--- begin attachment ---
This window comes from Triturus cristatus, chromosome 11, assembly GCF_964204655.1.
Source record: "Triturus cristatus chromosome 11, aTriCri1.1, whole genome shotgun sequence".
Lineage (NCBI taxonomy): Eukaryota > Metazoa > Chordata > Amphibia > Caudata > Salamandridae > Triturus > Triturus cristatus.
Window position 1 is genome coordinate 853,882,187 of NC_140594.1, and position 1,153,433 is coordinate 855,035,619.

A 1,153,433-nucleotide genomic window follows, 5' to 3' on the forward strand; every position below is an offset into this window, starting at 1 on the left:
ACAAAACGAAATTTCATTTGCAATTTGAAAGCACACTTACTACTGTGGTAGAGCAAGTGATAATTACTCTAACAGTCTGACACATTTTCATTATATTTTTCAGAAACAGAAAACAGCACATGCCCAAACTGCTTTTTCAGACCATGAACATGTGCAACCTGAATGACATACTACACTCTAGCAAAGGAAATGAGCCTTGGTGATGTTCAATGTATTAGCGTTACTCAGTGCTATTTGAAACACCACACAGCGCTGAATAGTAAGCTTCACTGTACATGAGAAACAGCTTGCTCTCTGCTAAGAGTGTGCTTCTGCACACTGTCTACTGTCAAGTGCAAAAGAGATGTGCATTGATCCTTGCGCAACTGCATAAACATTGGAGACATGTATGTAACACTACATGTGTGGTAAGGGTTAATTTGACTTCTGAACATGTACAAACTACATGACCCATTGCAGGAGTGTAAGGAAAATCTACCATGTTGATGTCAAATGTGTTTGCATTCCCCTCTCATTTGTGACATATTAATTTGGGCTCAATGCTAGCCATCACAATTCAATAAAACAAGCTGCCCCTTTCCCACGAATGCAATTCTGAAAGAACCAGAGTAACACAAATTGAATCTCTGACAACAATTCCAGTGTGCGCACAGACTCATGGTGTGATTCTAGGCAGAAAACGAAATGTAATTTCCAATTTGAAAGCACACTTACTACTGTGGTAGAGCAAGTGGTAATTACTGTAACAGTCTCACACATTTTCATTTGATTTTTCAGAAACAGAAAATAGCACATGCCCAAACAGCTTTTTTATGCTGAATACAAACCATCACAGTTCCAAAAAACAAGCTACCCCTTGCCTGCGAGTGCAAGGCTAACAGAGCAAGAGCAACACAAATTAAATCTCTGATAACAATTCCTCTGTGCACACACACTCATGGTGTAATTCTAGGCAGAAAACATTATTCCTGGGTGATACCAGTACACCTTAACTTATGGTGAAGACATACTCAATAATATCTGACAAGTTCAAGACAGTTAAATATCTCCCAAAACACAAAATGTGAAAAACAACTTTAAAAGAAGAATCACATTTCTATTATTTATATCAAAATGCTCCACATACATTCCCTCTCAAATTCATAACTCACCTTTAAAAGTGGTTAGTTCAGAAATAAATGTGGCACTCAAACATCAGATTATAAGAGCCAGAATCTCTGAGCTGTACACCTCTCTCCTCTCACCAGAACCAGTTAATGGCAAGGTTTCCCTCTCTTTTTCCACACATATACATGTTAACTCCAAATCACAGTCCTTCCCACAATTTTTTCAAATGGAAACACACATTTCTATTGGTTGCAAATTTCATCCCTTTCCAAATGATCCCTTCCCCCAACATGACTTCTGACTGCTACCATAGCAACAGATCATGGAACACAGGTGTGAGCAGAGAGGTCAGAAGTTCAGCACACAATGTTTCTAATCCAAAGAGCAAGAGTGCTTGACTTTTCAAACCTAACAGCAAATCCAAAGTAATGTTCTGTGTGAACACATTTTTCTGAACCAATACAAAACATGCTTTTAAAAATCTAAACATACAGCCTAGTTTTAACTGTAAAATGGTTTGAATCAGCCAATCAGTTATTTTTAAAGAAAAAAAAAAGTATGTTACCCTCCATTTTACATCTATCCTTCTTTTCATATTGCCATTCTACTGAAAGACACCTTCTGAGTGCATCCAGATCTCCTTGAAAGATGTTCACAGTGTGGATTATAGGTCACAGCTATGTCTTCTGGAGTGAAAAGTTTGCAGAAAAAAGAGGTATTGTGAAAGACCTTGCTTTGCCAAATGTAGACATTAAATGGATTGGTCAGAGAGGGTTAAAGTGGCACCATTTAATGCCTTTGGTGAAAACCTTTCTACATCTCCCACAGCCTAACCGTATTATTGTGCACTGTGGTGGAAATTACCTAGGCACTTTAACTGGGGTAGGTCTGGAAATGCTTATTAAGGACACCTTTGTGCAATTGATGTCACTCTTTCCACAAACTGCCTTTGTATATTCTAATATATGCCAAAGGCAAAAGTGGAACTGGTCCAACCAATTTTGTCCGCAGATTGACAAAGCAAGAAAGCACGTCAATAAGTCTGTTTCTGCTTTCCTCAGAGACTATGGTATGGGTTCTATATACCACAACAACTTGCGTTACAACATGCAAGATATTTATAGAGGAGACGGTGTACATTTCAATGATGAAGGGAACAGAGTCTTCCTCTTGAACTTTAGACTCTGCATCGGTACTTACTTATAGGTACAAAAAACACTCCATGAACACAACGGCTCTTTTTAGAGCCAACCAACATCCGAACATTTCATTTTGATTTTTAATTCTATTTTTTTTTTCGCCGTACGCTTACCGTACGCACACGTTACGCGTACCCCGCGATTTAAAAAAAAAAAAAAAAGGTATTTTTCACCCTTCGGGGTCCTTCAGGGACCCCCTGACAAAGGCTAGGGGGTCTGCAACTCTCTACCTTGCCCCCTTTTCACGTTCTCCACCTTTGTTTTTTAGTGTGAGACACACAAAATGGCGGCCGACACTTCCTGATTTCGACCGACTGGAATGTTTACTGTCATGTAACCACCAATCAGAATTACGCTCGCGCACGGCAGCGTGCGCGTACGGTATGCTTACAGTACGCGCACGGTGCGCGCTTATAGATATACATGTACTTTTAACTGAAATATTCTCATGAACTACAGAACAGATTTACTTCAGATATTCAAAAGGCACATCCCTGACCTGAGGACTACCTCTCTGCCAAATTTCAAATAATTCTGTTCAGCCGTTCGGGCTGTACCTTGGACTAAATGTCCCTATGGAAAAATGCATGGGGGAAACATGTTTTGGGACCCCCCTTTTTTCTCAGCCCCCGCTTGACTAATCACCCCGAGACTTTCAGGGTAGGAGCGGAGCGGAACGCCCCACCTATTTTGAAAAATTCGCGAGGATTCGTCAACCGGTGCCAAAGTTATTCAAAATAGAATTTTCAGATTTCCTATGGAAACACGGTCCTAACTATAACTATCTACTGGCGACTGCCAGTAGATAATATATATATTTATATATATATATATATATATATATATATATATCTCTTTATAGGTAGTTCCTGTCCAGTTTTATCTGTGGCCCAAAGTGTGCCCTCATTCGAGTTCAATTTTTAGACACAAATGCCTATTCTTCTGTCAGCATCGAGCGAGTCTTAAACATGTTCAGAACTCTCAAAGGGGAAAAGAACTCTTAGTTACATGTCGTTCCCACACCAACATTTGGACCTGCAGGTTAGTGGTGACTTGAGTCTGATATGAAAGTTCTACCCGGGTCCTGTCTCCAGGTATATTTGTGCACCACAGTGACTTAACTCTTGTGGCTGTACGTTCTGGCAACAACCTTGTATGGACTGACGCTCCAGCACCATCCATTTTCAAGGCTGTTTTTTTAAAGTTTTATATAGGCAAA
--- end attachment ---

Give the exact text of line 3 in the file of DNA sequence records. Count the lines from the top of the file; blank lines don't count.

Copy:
Lineage (NCBI taxonomy): Eukaryota > Metazoa > Chordata > Amphibia > Caudata > Salamandridae > Triturus > Triturus cristatus.